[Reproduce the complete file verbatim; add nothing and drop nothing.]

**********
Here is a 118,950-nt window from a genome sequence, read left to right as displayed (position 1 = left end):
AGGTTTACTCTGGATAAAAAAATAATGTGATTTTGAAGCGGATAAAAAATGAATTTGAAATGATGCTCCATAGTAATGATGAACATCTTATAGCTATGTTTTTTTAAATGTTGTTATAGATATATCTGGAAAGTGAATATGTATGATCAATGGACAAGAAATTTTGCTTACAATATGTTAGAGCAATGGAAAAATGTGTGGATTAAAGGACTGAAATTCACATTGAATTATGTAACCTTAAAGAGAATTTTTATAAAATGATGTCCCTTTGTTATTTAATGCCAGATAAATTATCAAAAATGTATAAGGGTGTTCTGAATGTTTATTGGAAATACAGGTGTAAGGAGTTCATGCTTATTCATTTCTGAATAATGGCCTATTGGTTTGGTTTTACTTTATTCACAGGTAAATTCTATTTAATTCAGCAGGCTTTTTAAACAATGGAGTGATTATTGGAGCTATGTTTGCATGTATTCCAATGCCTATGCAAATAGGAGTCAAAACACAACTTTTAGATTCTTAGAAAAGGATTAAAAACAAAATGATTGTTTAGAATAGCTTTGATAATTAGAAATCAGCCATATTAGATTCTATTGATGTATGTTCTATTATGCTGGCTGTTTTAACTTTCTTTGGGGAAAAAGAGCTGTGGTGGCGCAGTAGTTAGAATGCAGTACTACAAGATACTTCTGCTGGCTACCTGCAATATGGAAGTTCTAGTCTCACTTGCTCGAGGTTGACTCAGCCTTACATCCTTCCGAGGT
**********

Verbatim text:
Here is a 118,950-nt window from a genome sequence, read left to right as displayed (position 1 = left end):
AGGTTTACTCTGGATAAAAAAATAATGTGATTTTGAAGCGGATAAAAAATGAATTTGAAATGATGCTCCATAGTAATGATGAACATCTTATAGCTATGTTTTTTTAAATGTTGTTATAGATATATCTGGAAAGTGAATATGTATGATCAATGGACAAGAAATTTTGCTTACAATATGTTAGAGCAATGGAAAAATGTGTGGATTAAAGGACTGAAATTCACATTGAATTATGTAACCTTAAAGAGAATTTTTATAAAATGATGTCCCTTTGTTATTTAATGCCAGATAAATTATCAAAAATGTATAAGGGTGTTCTGAATGTTTATTGGAAATACAGGTGTAAGGAGTTCATGCTTATTCATTTCTGAATAATGGCCTATTGGTTTGGTTTTACTTTATTCACAGGTAAATTCTATTTAATTCAGCAGGCTTTTTAAACAATGGAGTGATTATTGGAGCTATGTTTGCATGTATTCCAATGCCTATGCAAATAGGAGTCAAAACACAACTTTTAGATTCTTAGAAAAGGATTAAAAACAAAATGATTGTTTAGAATAGCTTTGATAATTAGAAATCAGCCATATTAGATTCTATTGATGTATGTTCTATTATGCTGGCTGTTTTAACTTTCTTTGGGGAAAAAGAGCTGTGGTGGCGCAGTAGTTAGAATGCAGTACTACAAGATACTTCTGCTGGCTACCTGCAATATGGAAGTTCTAGTCTCACTTGCTCGAGGTTGACTCAGCCTTACATCCTTCCGAGGT